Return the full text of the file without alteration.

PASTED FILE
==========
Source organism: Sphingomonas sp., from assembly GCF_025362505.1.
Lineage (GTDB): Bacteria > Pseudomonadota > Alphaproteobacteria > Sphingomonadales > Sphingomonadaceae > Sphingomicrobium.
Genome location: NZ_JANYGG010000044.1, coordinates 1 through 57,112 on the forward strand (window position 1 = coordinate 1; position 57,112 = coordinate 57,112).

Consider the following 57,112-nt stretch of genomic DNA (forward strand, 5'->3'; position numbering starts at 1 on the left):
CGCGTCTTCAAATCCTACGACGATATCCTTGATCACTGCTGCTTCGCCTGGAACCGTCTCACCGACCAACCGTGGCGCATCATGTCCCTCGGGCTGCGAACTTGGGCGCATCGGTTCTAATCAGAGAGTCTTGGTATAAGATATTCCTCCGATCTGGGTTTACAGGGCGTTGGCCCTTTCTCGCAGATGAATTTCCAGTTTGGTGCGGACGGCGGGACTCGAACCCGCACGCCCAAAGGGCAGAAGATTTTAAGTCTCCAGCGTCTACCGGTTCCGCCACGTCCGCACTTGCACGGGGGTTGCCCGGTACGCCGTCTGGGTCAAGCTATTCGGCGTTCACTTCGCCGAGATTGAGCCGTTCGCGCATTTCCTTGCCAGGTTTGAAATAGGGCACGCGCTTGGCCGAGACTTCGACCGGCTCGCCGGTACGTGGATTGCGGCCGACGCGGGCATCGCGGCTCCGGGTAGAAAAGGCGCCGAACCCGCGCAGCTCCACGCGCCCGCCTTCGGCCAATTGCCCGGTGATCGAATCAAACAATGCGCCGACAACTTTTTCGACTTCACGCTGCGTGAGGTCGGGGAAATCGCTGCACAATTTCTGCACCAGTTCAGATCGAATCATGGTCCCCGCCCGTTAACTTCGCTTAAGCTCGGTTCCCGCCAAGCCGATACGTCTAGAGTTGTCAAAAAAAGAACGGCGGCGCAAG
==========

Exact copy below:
Source organism: Sphingomonas sp., from assembly GCF_025362505.1.
Lineage (GTDB): Bacteria > Pseudomonadota > Alphaproteobacteria > Sphingomonadales > Sphingomonadaceae > Sphingomicrobium.
Genome location: NZ_JANYGG010000044.1, coordinates 1 through 57,112 on the forward strand (window position 1 = coordinate 1; position 57,112 = coordinate 57,112).

Consider the following 57,112-nt stretch of genomic DNA (forward strand, 5'->3'; position numbering starts at 1 on the left):
CGCGTCTTCAAATCCTACGACGATATCCTTGATCACTGCTGCTTCGCCTGGAACCGTCTCACCGACCAACCGTGGCGCATCATGTCCCTCGGGCTGCGAACTTGGGCGCATCGGTTCTAATCAGAGAGTCTTGGTATAAGATATTCCTCCGATCTGGGTTTACAGGGCGTTGGCCCTTTCTCGCAGATGAATTTCCAGTTTGGTGCGGACGGCGGGACTCGAACCCGCACGCCCAAAGGGCAGAAGATTTTAAGTCTCCAGCGTCTACCGGTTCCGCCACGTCCGCACTTGCACGGGGGTTGCCCGGTACGCCGTCTGGGTCAAGCTATTCGGCGTTCACTTCGCCGAGATTGAGCCGTTCGCGCATTTCCTTGCCAGGTTTGAAATAGGGCACGCGCTTGGCCGAGACTTCGACCGGCTCGCCGGTACGTGGATTGCGGCCGACGCGGGCATCGCGGCTCCGGGTAGAAAAGGCGCCGAACCCGCGCAGCTCCACGCGCCCGCCTTCGGCCAATTGCCCGGTGATCGAATCAAACAATGCGCCGACAACTTTTTCGACTTCACGCTGCGTGAGGTCGGGGAAATCGCTGCACAATTTCTGCACCAGTTCAGATCGAATCATGGTCCCCGCCCGTTAACTTCGCTTAAGCTCGGTTCCCGCCAAGCCGATACGTCTAGAGTTGTCAAAAAAAGAACGGCGGCGCAAG